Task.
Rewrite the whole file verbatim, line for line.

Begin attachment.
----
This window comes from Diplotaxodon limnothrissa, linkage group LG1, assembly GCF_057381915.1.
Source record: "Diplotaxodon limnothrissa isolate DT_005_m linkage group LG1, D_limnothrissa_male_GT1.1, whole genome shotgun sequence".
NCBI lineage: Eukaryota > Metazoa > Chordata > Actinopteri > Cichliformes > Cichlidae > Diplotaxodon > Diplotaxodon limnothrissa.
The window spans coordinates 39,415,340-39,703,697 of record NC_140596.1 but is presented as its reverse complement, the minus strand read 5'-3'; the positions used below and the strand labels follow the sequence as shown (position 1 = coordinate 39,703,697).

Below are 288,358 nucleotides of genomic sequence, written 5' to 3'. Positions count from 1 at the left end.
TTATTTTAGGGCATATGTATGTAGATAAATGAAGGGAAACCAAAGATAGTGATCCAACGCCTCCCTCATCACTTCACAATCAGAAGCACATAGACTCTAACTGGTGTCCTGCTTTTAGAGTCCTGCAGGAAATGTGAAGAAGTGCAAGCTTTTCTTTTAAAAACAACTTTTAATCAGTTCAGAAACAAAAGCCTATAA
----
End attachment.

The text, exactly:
This window comes from Diplotaxodon limnothrissa, linkage group LG1, assembly GCF_057381915.1.
Source record: "Diplotaxodon limnothrissa isolate DT_005_m linkage group LG1, D_limnothrissa_male_GT1.1, whole genome shotgun sequence".
NCBI lineage: Eukaryota > Metazoa > Chordata > Actinopteri > Cichliformes > Cichlidae > Diplotaxodon > Diplotaxodon limnothrissa.
The window spans coordinates 39,415,340-39,703,697 of record NC_140596.1 but is presented as its reverse complement, the minus strand read 5'-3'; the positions used below and the strand labels follow the sequence as shown (position 1 = coordinate 39,703,697).

Below are 288,358 nucleotides of genomic sequence, written 5' to 3'. Positions count from 1 at the left end.
TTATTTTAGGGCATATGTATGTAGATAAATGAAGGGAAACCAAAGATAGTGATCCAACGCCTCCCTCATCACTTCACAATCAGAAGCACATAGACTCTAACTGGTGTCCTGCTTTTAGAGTCCTGCAGGAAATGTGAAGAAGTGCAAGCTTTTCTTTTAAAAACAACTTTTAATCAGTTCAGAAACAAAAGCCTATAA